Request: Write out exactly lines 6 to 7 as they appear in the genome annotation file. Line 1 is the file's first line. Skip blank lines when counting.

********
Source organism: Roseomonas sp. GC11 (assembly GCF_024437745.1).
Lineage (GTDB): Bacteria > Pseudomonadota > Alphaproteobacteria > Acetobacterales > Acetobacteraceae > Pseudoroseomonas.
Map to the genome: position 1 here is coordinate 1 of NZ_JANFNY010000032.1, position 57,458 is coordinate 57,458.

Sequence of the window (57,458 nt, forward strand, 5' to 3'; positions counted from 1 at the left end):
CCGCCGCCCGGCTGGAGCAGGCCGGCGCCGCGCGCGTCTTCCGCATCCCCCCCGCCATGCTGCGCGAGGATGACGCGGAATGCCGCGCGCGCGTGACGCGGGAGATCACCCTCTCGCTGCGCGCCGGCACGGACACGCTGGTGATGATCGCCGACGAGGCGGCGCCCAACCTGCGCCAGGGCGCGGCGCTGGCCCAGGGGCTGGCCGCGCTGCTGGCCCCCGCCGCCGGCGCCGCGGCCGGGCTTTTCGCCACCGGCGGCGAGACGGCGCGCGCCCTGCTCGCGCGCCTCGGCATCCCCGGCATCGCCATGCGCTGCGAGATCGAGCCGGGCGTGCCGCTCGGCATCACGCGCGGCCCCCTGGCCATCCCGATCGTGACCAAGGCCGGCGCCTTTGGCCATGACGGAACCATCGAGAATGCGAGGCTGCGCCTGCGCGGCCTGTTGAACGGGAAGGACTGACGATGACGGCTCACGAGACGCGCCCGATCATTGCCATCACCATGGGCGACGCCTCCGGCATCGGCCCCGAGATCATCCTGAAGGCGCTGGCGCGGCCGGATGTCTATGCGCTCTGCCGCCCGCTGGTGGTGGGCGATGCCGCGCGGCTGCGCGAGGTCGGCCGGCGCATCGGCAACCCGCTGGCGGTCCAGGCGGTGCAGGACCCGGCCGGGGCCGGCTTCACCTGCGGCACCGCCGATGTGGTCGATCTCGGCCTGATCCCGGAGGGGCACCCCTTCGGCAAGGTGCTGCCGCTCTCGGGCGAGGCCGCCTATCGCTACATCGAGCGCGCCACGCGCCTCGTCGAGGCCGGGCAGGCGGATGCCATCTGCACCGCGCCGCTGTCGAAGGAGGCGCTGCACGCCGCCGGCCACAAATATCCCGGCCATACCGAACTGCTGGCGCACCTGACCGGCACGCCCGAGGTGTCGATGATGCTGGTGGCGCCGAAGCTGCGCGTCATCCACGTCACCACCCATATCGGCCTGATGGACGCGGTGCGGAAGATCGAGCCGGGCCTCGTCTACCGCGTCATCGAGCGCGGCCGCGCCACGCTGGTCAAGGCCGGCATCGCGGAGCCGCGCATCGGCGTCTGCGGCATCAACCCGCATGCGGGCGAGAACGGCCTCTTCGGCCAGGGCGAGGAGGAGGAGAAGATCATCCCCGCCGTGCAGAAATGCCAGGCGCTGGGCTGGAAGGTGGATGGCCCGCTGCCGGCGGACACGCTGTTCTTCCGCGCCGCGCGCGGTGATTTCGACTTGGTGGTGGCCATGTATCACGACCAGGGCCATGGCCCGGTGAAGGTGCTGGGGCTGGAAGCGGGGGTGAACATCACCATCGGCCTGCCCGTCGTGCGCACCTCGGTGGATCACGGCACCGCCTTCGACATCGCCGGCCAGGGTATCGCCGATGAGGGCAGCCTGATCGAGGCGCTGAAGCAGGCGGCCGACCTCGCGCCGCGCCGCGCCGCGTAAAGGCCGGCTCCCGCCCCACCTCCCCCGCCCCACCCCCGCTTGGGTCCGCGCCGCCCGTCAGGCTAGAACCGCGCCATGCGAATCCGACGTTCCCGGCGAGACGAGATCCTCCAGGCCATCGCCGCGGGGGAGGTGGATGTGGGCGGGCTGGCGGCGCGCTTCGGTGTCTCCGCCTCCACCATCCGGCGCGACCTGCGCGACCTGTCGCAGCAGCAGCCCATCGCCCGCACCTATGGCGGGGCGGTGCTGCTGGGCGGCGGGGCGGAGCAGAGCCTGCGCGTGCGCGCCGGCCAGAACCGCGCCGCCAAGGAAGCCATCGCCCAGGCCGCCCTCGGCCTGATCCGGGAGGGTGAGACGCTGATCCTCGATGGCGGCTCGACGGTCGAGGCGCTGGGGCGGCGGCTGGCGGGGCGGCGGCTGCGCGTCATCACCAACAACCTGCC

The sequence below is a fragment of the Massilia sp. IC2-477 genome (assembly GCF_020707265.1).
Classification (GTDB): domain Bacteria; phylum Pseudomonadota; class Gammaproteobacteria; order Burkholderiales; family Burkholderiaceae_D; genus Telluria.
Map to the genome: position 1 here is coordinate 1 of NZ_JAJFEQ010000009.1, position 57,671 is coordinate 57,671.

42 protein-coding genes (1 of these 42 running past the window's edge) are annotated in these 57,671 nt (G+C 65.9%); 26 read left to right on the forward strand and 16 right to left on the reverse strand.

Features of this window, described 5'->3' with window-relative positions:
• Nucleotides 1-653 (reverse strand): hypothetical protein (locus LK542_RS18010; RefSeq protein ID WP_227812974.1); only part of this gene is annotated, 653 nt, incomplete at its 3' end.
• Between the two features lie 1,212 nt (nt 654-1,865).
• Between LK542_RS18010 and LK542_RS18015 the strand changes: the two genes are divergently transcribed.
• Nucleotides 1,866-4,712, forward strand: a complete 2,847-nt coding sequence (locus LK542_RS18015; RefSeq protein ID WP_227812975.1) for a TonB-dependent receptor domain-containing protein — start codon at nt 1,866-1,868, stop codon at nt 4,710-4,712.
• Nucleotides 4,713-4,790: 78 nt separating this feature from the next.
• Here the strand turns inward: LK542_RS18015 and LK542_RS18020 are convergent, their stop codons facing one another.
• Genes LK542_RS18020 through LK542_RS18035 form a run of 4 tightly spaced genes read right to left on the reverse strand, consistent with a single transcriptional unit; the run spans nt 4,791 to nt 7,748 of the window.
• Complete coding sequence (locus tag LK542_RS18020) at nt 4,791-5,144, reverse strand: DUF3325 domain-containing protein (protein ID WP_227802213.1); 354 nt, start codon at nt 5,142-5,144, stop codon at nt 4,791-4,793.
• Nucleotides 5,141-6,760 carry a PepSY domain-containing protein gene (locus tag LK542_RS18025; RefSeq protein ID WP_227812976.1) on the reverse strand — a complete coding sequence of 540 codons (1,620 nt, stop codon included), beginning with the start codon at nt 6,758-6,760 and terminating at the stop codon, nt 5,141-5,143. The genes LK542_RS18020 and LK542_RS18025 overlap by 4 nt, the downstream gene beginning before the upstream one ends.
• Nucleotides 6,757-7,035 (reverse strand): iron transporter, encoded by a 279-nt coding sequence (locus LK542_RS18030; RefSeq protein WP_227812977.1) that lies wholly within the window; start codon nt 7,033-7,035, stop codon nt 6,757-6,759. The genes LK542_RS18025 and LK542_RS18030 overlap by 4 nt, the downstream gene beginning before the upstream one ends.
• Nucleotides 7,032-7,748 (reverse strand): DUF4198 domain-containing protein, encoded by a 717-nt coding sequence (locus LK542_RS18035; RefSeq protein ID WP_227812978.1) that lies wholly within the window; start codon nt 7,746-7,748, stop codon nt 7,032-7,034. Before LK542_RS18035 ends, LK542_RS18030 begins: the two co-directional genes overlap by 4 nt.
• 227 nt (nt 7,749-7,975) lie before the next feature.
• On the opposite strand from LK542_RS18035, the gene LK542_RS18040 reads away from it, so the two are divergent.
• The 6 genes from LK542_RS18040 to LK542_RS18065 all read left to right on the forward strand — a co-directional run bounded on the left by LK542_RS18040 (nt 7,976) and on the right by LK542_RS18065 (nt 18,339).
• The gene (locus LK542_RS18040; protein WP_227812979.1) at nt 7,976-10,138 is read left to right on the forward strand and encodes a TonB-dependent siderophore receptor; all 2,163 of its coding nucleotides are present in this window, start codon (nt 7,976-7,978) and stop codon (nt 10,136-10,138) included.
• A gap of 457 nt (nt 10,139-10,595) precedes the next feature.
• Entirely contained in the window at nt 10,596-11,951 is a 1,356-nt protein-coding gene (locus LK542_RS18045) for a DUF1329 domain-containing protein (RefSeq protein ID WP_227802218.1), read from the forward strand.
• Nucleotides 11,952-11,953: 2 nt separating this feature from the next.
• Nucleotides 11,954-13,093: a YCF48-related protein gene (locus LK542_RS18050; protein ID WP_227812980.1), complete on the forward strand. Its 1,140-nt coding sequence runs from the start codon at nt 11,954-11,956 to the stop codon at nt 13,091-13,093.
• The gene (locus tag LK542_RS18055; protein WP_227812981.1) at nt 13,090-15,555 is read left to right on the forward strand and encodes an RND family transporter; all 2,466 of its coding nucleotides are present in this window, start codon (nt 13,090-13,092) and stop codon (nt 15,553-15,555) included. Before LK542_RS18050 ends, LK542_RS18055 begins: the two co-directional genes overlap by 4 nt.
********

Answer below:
The sequence below is a fragment of the Massilia sp. IC2-477 genome (assembly GCF_020707265.1).
Classification (GTDB): domain Bacteria; phylum Pseudomonadota; class Gammaproteobacteria; order Burkholderiales; family Burkholderiaceae_D; genus Telluria.